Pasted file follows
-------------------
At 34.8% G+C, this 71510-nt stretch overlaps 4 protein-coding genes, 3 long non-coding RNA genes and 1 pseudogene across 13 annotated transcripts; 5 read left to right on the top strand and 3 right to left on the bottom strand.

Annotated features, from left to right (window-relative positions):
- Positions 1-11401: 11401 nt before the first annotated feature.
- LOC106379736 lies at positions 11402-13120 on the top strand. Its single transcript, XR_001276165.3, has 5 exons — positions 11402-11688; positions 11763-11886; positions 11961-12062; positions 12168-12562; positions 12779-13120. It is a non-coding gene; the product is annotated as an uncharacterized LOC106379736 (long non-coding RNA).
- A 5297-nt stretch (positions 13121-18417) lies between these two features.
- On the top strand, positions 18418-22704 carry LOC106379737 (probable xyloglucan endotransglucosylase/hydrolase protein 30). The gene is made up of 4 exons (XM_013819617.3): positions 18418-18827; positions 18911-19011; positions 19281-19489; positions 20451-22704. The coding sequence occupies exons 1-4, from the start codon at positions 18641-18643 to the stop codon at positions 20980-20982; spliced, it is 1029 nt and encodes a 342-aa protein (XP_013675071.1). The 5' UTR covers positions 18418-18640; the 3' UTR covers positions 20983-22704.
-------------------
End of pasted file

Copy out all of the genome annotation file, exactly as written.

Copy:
At 34.8% G+C, this 71510-nt stretch overlaps 4 protein-coding genes, 3 long non-coding RNA genes and 1 pseudogene across 13 annotated transcripts; 5 read left to right on the top strand and 3 right to left on the bottom strand.

Annotated features, from left to right (window-relative positions):
- Positions 1-11401: 11401 nt before the first annotated feature.
- LOC106379736 lies at positions 11402-13120 on the top strand. Its single transcript, XR_001276165.3, has 5 exons — positions 11402-11688; positions 11763-11886; positions 11961-12062; positions 12168-12562; positions 12779-13120. It is a non-coding gene; the product is annotated as an uncharacterized LOC106379736 (long non-coding RNA).
- A 5297-nt stretch (positions 13121-18417) lies between these two features.
- On the top strand, positions 18418-22704 carry LOC106379737 (probable xyloglucan endotransglucosylase/hydrolase protein 30). The gene is made up of 4 exons (XM_013819617.3): positions 18418-18827; positions 18911-19011; positions 19281-19489; positions 20451-22704. The coding sequence occupies exons 1-4, from the start codon at positions 18641-18643 to the stop codon at positions 20980-20982; spliced, it is 1029 nt and encodes a 342-aa protein (XP_013675071.1). The 5' UTR covers positions 18418-18640; the 3' UTR covers positions 20983-22704.